He was granting me another truce, and I loved him as good and tolerant as he was. He kept quiet for a while to consider, then he spoke once more.
“It is in the past now! Don’t worry about it. It’s over!”
After all I had done to him, he was still trying to appease me. To hear him almost made me weep with emotion.
“Do you know I have often thought about you over the years?” he said, after a little while. “And every time, I was terrified the same thing would happen to me. I might have disappeared, abandoned the Scouts and all of my friends? Just like you…”
“It could never have happened to you. No way! That’s not possible!”
“What do you know about it? How can you say that?”
His eyes were glistening, perhaps he was moved. He looked around, then he looked at the pool where the sunlight reflected off the water. Paoletto concentrated on that light, while I was contemplating him.
He was beautiful. His skin was golden, his profile classic, his hair still wet, lightened by the sun. That light, that grazed his shoulder, his cheek, until his eyes shone. Or was it my imagination that gave him that halo?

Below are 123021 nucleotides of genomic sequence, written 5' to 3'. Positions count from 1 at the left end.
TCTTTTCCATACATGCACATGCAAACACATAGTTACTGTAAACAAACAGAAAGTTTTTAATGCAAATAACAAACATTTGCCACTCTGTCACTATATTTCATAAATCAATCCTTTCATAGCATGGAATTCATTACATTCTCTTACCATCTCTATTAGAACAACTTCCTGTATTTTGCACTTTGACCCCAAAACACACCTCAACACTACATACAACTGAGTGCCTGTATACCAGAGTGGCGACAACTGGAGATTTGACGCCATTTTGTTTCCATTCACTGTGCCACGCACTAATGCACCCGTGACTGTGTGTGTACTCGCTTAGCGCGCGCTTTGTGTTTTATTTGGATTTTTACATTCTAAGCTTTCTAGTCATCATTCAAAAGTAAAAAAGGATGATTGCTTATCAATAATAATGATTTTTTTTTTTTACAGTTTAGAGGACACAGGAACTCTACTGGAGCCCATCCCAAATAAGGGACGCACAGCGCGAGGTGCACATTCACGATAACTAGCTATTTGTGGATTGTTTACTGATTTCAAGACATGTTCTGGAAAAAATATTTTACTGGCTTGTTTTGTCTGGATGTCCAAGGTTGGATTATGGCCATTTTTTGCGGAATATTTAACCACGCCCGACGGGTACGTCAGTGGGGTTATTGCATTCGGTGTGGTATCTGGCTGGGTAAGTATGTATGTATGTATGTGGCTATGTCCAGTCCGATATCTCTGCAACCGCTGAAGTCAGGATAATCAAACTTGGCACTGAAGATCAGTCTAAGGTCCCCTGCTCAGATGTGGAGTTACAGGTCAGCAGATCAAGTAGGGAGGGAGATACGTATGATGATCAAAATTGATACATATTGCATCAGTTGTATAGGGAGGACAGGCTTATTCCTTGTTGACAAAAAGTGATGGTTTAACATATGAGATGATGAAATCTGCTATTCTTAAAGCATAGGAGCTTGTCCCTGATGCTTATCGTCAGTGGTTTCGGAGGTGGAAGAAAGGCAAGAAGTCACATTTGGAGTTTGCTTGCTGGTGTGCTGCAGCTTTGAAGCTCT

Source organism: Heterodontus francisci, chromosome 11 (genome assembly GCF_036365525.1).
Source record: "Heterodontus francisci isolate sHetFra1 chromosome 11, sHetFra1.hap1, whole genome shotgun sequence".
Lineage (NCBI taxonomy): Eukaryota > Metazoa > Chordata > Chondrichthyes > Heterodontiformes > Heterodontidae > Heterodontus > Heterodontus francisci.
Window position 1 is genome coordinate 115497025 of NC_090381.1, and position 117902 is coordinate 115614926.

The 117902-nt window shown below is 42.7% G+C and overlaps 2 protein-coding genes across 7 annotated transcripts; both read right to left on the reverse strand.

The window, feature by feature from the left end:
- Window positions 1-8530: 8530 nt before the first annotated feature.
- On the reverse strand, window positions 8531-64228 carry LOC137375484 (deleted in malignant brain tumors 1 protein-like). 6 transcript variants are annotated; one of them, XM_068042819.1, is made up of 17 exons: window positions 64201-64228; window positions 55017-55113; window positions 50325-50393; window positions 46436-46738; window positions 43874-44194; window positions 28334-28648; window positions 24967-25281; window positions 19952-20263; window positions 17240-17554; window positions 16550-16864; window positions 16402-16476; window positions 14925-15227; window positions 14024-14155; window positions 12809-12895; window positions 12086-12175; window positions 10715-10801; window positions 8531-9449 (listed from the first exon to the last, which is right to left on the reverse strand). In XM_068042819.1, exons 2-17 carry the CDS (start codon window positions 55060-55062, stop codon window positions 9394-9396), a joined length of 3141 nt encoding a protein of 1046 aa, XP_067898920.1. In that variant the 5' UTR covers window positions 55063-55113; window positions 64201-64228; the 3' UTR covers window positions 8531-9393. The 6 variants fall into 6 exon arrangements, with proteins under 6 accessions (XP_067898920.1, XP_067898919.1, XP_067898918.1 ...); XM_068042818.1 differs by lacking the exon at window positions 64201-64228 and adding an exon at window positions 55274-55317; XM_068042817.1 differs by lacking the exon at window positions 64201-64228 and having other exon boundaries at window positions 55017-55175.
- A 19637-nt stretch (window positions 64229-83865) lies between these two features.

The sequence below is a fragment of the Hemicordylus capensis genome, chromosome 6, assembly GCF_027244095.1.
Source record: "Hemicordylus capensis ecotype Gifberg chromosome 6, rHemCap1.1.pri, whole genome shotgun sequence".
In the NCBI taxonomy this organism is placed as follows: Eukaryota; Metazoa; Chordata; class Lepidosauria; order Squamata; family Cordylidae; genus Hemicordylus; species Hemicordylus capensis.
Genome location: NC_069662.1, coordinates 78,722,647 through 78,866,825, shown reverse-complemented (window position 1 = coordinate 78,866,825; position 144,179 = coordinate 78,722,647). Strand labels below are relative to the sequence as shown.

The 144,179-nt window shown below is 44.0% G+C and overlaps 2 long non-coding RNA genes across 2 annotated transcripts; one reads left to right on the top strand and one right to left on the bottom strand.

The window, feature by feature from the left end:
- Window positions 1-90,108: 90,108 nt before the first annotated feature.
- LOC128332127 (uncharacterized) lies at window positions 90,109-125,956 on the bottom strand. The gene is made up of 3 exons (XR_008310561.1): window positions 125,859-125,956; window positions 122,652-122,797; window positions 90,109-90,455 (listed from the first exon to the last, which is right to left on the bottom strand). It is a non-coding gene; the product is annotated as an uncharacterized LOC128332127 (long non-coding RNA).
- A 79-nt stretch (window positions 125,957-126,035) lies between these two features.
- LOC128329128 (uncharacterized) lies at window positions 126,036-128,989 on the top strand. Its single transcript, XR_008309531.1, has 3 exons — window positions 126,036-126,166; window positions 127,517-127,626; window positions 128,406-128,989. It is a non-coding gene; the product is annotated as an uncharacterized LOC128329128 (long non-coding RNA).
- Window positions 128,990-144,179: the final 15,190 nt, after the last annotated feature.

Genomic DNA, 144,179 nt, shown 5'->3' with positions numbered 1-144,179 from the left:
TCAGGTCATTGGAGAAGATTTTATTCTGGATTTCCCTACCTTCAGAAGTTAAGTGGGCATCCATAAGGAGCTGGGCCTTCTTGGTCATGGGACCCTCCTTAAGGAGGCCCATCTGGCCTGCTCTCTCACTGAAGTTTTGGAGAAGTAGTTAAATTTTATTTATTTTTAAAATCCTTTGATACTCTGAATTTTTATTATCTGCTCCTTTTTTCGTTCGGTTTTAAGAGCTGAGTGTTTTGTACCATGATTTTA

“Did you know that I often cried for you? When you disappeared and even afterwards. For a few days I didn’t eat. Grandma Luigia did not know what to do and Uncle Giulio called a doctor, a pediatrician, for a consultation.”
“Really, were you not speaking?” I thought about how much that extraordinary woman must have worried. And also, Uncle Giulio who doted on him. And he loved me too.
“I only said I had lost the most important thing in my life. I said those precise words ‘the most important thing in my life’. I didn’t say anything else.”
He repeated those words slowly whilst looking at me. And it was me he was talking about. I knew it
“They couldn’t get anything else out of me,” he said again.
“I was twelve years old” he continued, without paying attention to me. “Nobody believed me capable of assuming such an attitude, of having such precise ideas. Uncle Giulio tried making fun of me. Grandma Luigia however, seemed to have understood. She asked me many times questions about you. I did not say anything to her either. I stayed two days without eating at all. I drank only water, then the hunger came back. I almost forgot about you. You were my special friend and I traded you for a sandwich!” he said, smiling a bit sourly.